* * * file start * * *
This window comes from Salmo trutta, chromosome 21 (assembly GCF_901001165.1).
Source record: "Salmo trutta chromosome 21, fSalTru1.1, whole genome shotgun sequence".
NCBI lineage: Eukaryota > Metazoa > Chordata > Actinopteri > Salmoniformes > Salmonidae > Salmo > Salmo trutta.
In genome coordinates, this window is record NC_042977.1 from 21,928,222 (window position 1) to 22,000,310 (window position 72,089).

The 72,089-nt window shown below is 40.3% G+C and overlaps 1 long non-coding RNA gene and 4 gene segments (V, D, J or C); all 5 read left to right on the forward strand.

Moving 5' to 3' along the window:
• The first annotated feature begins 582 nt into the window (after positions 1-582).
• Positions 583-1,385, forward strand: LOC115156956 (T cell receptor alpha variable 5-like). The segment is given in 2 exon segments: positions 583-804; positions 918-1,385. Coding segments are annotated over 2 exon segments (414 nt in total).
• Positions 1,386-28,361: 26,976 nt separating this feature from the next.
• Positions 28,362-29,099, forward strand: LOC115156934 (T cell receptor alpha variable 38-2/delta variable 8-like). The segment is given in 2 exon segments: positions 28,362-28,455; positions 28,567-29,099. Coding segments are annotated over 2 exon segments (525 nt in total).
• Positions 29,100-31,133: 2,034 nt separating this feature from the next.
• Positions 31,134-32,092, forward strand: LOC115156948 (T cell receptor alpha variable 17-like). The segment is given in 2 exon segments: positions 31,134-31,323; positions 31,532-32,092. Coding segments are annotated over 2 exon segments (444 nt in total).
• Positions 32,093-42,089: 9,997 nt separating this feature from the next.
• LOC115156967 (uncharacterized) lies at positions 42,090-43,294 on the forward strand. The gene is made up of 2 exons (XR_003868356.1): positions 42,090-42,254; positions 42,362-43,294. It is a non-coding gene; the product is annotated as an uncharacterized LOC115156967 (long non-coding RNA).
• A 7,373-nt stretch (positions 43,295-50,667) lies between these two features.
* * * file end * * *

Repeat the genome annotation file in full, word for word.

This window comes from Salmo trutta, chromosome 21 (assembly GCF_901001165.1).
Source record: "Salmo trutta chromosome 21, fSalTru1.1, whole genome shotgun sequence".
NCBI lineage: Eukaryota > Metazoa > Chordata > Actinopteri > Salmoniformes > Salmonidae > Salmo > Salmo trutta.
In genome coordinates, this window is record NC_042977.1 from 21,928,222 (window position 1) to 22,000,310 (window position 72,089).

The 72,089-nt window shown below is 40.3% G+C and overlaps 1 long non-coding RNA gene and 4 gene segments (V, D, J or C); all 5 read left to right on the forward strand.

Moving 5' to 3' along the window:
• The first annotated feature begins 582 nt into the window (after positions 1-582).
• Positions 583-1,385, forward strand: LOC115156956 (T cell receptor alpha variable 5-like). The segment is given in 2 exon segments: positions 583-804; positions 918-1,385. Coding segments are annotated over 2 exon segments (414 nt in total).
• Positions 1,386-28,361: 26,976 nt separating this feature from the next.
• Positions 28,362-29,099, forward strand: LOC115156934 (T cell receptor alpha variable 38-2/delta variable 8-like). The segment is given in 2 exon segments: positions 28,362-28,455; positions 28,567-29,099. Coding segments are annotated over 2 exon segments (525 nt in total).
• Positions 29,100-31,133: 2,034 nt separating this feature from the next.
• Positions 31,134-32,092, forward strand: LOC115156948 (T cell receptor alpha variable 17-like). The segment is given in 2 exon segments: positions 31,134-31,323; positions 31,532-32,092. Coding segments are annotated over 2 exon segments (444 nt in total).
• Positions 32,093-42,089: 9,997 nt separating this feature from the next.
• LOC115156967 (uncharacterized) lies at positions 42,090-43,294 on the forward strand. The gene is made up of 2 exons (XR_003868356.1): positions 42,090-42,254; positions 42,362-43,294. It is a non-coding gene; the product is annotated as an uncharacterized LOC115156967 (long non-coding RNA).
• A 7,373-nt stretch (positions 43,295-50,667) lies between these two features.